Now? Ted Cruz can count on them as supporters. They met the senator, Rep. Steve King and Cruz's father, Rafael, Cruz, all this weekend.

And, of course, we met again too.

-- Vaughn Hillyard covering the Iowa caucuses

Rubio's redemption

Marco Rubio's got aim.

At least he does in a new video from IJ Review that shows him drilling footballs at an array of media personalities, lawmakers and even a presidential opponent — neurosurgeon Ben Carson.

Some of Rubio's targets, like CNN commentator S.E. Cupp and Oklahoma Sen. Jim Inhofe, who has endorsed Rubio, catch the ball. Cupp tosses it to the side, while Inhofe throws back a snowball.

South Carolina Rep. Trey Gowdy, another Rubio endorser, catches a ball while speaking on a mock news broadcast about a "football facial injury investigation," also catches the ball, and keeps on talking. Even Carson catches the ball when it's thrown to him somewhere snowy on the campaign trail.

Others, like Daily Caller founder Tucker Carlson and anti-tax advocate Grover Norquist, get pummeled, unexpectedly, by the ball. Rubio even knocks a bottle of water off a chair with the ball, a reference to his infamous water-chug during his 2013 State of the Union response.

But the one pass that matters was to Brody Dill, the young Iowan who Rubio accidentally knocked in the head with a wayward pass while campaigning in Iowa last August. That pass, recreated in an empty gymnasium for the IJ Review video, he completes.

Rubio's so happy about that one, in fact, he breaks into a victory dance.

-- Alex Jaffe covering the Rubio campaign

Trump team hopes to making caucusing easy

DES MOINES, Iowa — From the start, Donald Trump's Iowa team has sought to make caucusing easy.

Before almost every rally in the Hawkeye State, Iowa co-chair Tana Goertz instructs the crowd how to caucus, where to look for the right information, what they need to bring with them, and, most importantly, why they have to get out there for Donald J. Trump.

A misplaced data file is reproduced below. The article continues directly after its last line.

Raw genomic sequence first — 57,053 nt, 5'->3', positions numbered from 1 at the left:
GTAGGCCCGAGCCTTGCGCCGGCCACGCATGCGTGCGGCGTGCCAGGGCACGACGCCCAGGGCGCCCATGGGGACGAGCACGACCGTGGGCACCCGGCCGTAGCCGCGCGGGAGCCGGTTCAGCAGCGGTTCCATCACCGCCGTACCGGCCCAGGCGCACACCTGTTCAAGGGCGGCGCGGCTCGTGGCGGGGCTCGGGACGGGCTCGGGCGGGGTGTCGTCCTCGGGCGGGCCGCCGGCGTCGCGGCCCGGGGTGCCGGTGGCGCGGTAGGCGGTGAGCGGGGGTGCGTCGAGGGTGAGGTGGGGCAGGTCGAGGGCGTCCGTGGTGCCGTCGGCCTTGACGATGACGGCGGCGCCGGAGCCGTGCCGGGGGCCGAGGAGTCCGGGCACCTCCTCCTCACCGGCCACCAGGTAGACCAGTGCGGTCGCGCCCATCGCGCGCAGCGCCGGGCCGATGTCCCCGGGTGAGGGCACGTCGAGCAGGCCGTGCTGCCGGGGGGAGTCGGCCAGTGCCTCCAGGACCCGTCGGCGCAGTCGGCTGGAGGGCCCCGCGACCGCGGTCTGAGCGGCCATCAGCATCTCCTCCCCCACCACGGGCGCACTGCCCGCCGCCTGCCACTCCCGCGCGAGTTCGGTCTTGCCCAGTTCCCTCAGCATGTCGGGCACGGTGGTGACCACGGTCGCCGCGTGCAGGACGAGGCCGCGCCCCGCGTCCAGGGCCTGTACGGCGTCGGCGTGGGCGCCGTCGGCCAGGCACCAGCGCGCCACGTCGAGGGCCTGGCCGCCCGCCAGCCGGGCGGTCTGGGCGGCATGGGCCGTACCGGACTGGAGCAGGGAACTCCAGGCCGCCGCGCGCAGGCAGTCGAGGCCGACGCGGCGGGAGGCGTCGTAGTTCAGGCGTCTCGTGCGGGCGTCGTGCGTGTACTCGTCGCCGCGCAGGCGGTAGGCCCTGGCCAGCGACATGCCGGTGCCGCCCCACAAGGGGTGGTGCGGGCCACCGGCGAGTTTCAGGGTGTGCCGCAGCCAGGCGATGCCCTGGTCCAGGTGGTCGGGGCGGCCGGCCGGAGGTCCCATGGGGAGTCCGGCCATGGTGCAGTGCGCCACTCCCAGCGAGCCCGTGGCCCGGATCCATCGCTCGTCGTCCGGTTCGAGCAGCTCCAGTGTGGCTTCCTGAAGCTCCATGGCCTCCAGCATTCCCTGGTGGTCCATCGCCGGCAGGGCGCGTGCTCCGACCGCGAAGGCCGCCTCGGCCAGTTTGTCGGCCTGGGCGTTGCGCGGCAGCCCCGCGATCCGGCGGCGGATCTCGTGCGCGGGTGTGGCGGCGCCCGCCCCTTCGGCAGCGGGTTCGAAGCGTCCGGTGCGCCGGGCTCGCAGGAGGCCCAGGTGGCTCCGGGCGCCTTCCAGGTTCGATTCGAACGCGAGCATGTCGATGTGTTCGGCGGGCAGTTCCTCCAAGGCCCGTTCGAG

Goertz, a force of energy with a carefully honed pro-Trump elevator pitch, makes caucusing sound exciting and, most of all, easy. Goertz's pre-rally pitch is a direct counter to the narrative that first-time caucus goers will be turned off by complex caucus processes and potentially bad weather. And as the star of a new web video, she's telling voters what to expect come caucus night and just how easy the whole thing can be.

These kinds of no-frills appeals to voters seem to be paying off. Jordan Beeding, a 25-year old teacher who has never caucused before, even brought up the Trump team's strong digital presence and the ability to take the trepidation out of caucusing for first-timers.

A supporter herself, Beeding told NBC News before Trump's Muscatine rally over the weekend, "I have never caucused before but I follow him on Facebook and on Twitter so I saw his videos of how to caucus and it seems pretty straightforward and easy so it's something I'm interested in."

And she's sure she's not the only one. "I think it'll get probably a lot more people to caucus," she said. "I wouldn't have known even what it was about if it wasn't for the video and information that's out there on the Internet."

Beeding says she's even used the new caucus finder featured on Trump's website. The campaign blasted emails and handed out flyers before his Muscatine rally to make sure people had all the information they needed to help Trump win Iowa next week.

In an unprecedented race, it's not exactly surprising that the GOP frontrunner is relying on voters who have never caucused to put him over the top in Iowa. Trump's strategy to win in Iowa relies as much on these voters as it does the "likely primary voters" that have been polled so far and have him neck-and-neck with Texas Sen. Ted Cruz.

Of course, with previously unforeseen events, it's hard to predict the degree of certainty to which these first-time caucus goers will actually turn out. But for those with the will, Iowa Team Trump is giving them as clear a way as possible to the secret ballot box.

-- Ali Vitali covering the Trump campaign